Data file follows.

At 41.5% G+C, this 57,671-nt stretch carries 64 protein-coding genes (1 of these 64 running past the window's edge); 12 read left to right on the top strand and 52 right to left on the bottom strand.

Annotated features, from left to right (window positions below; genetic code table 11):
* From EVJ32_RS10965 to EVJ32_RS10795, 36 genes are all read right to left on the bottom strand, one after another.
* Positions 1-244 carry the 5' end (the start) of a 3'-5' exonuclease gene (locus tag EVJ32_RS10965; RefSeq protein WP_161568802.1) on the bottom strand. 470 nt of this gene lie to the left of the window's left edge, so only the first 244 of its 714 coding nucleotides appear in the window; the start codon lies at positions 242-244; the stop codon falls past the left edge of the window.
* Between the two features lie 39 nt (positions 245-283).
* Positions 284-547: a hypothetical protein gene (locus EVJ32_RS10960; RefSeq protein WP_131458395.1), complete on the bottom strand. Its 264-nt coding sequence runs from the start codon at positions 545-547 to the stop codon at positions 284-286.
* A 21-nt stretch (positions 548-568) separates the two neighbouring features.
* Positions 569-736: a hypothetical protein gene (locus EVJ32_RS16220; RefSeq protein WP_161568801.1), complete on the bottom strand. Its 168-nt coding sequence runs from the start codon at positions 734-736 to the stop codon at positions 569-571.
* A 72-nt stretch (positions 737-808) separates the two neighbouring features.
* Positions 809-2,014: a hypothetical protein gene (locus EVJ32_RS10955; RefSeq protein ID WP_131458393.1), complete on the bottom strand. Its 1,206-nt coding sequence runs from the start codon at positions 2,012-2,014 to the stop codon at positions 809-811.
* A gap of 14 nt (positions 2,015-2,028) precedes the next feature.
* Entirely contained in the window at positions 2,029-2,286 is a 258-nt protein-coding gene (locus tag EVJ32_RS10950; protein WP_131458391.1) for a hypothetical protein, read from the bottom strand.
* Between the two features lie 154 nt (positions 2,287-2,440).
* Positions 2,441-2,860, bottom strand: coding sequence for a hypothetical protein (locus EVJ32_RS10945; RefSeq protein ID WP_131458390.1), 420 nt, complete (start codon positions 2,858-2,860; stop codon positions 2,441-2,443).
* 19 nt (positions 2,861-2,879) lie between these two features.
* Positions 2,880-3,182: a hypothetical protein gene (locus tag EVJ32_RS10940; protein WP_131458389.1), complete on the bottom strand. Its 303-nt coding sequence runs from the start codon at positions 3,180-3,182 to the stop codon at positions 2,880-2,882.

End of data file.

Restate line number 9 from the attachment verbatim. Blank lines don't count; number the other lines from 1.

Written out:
* A 72-nt stretch (positions 737-808) separates the two neighbouring features.